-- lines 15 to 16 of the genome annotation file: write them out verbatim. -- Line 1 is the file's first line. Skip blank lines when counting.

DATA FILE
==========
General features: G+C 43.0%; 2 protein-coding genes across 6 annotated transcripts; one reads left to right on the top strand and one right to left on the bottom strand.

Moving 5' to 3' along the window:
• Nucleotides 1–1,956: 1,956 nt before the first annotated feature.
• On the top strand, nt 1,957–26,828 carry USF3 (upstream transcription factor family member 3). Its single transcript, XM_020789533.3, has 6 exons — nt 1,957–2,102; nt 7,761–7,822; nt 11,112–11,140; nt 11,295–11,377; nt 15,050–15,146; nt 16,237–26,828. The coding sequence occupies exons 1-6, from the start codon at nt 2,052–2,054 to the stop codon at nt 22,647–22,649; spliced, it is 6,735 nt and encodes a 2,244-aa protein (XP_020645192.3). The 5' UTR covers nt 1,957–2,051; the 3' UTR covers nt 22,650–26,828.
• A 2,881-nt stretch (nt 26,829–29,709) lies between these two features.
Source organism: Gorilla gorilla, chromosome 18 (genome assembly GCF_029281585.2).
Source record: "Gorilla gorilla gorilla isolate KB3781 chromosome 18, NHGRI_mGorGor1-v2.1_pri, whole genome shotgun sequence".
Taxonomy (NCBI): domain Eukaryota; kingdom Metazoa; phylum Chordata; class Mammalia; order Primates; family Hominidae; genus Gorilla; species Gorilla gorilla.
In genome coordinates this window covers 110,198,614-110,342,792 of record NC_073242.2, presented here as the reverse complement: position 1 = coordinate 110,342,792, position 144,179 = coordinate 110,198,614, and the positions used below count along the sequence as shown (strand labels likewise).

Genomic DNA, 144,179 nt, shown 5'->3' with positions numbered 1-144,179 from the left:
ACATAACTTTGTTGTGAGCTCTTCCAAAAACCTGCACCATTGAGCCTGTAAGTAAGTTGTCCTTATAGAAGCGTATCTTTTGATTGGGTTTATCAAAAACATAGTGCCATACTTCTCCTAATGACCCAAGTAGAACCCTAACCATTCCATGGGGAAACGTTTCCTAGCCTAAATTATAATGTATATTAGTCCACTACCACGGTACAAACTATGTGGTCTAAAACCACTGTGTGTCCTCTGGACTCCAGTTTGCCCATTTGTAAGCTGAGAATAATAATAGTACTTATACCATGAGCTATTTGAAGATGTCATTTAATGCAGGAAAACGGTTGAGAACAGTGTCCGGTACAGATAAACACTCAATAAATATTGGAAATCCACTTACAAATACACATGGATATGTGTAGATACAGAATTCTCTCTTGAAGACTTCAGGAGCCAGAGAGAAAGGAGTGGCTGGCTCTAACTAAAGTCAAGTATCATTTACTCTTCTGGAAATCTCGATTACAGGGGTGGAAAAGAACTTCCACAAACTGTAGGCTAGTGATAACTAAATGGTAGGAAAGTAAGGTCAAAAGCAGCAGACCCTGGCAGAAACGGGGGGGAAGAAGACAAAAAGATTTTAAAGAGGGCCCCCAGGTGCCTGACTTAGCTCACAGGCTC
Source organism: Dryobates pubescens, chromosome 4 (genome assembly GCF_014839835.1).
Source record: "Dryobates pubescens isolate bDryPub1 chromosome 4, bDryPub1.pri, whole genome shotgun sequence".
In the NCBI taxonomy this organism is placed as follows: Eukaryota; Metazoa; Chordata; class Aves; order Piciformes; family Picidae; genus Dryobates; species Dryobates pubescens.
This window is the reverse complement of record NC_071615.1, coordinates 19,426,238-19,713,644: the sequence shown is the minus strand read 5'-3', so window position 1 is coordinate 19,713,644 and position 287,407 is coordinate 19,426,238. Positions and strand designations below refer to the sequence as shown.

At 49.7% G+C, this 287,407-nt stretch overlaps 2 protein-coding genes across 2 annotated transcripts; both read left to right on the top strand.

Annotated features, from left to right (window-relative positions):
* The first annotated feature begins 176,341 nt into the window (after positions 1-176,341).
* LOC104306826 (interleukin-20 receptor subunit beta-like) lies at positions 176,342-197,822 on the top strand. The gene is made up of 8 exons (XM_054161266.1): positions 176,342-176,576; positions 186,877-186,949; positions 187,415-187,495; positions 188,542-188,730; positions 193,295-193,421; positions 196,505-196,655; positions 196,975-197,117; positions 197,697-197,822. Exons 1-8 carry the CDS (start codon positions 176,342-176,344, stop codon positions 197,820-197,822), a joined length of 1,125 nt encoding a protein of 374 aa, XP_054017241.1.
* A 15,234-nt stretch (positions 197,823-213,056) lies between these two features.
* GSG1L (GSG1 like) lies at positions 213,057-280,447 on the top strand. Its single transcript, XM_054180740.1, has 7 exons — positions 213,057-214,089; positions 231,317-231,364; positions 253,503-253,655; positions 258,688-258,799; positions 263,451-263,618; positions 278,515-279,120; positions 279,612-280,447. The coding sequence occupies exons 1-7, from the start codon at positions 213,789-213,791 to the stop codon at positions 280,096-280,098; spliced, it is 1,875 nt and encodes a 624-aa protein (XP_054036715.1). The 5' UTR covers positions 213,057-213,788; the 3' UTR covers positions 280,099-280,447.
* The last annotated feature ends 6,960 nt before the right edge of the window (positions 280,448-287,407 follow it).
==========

This window is the reverse complement of record NC_071615.1, coordinates 19,426,238-19,713,644: the sequence shown is the minus strand read 5'-3', so window position 1 is coordinate 19,713,644 and position 287,407 is coordinate 19,426,238. Positions and strand designations below refer to the sequence as shown.

At 49.7% G+C, this 287,407-nt stretch overlaps 2 protein-coding genes across 2 annotated transcripts; both read left to right on the top strand.